The growth of the township and losing the character of the town were highlighted in a Gisborne Future project report presented to Macedon Ranges Shire Council.
At its March meeting, council was updated with community responses to the Gisborne Futures project.
Council’s senior strategic planner Isobel Maginn and strategic planner Jake Koumoundouros presented to council 855 responses that were received either by written submission or via a survey.
The responses were analysed and a summary of the submissions indicated key areas and issues where respondents would like to see change.
Township growth attracted a high number of responses, with 35 submissions expressing concern of the level of growth in Gisborne, or were simply opposed to any further expansion of the town.
Of the submissions, 16 respondents were concerned of general loss of township character, ‘country feel’ and environmental impacts.
Fifteen respondents were concerned with medium density infill, units, townhouses or dual occupancy development and 14 respondents did not support smaller housing lots.
The Glen Junor proposal – a 201-hectare property at Kilmore Road, which was proposed to be a biodiversity-sensitive urban design development – received 36 submissions in favour of its inclusion in the township’s boundaries, with 13 opposed to the proposal.
Reasons in favour included biodiversity and landscape restoration, walking and cycling infrastructure improvements and housing diversity and affordability.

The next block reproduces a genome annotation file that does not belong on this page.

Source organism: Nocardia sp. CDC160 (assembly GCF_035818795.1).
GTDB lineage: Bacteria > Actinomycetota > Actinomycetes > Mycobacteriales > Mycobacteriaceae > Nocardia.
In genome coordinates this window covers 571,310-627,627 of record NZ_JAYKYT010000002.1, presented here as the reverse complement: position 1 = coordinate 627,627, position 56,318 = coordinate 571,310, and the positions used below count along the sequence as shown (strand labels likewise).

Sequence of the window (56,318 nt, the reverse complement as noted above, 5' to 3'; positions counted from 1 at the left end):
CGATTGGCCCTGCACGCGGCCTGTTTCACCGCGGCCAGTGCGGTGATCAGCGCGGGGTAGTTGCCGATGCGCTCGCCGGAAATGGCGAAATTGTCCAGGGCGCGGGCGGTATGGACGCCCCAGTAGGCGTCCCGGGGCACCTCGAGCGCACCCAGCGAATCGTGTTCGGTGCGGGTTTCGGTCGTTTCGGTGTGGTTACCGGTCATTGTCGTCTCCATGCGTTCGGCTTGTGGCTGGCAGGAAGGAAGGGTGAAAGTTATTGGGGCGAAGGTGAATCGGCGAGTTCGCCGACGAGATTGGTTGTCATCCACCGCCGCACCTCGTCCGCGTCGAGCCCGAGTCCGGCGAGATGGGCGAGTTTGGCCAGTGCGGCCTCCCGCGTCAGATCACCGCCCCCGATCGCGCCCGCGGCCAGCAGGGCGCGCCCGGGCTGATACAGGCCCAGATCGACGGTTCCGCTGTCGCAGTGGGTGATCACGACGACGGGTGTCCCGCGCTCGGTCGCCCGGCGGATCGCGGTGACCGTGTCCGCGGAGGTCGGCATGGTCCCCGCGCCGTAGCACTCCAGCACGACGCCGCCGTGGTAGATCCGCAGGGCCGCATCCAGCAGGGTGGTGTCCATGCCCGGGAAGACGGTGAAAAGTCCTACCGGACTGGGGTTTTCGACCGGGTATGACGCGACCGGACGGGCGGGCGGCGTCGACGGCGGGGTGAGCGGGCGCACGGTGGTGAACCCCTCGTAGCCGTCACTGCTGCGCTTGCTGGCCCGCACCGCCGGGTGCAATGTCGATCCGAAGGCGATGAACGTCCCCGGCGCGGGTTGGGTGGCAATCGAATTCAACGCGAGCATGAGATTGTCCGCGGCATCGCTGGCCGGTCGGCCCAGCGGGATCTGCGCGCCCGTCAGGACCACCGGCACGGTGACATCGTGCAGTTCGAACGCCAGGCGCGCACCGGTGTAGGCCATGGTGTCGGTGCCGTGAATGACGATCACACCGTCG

Those opposed listed reasons such as the proposal being a last-minute decision against officer recommendation, lack of infrastructure planning to support development and erosion of rural break between Gisborne and Riddells Creek.
The outgoing council last year included the Glen Junor proposal in the Gisborne Futures project, but the current council has since over-turned that decision, removing the property from the structure plan.
Many responses were received about the town’s environment, park and open spaces indicating that looking after the natural surroundings of Gisborne remained a priority for its residents.
Respondents stated they would like greater protection of significant trees in the township, protection of creeks and waterways, and for plans to come in place to have larger open areas for both recreational use and for a safe environment for wildlife.
Other areas of support from respondents included the development of walking and cycling tracks and emphasising those ways as alternative ways of commuting,
Concerns raised by residents included the potential Western Link Road, inadequate car parking in the towns centre, the town centre Urban Design Framework, and its proposal of building higher than two storeys.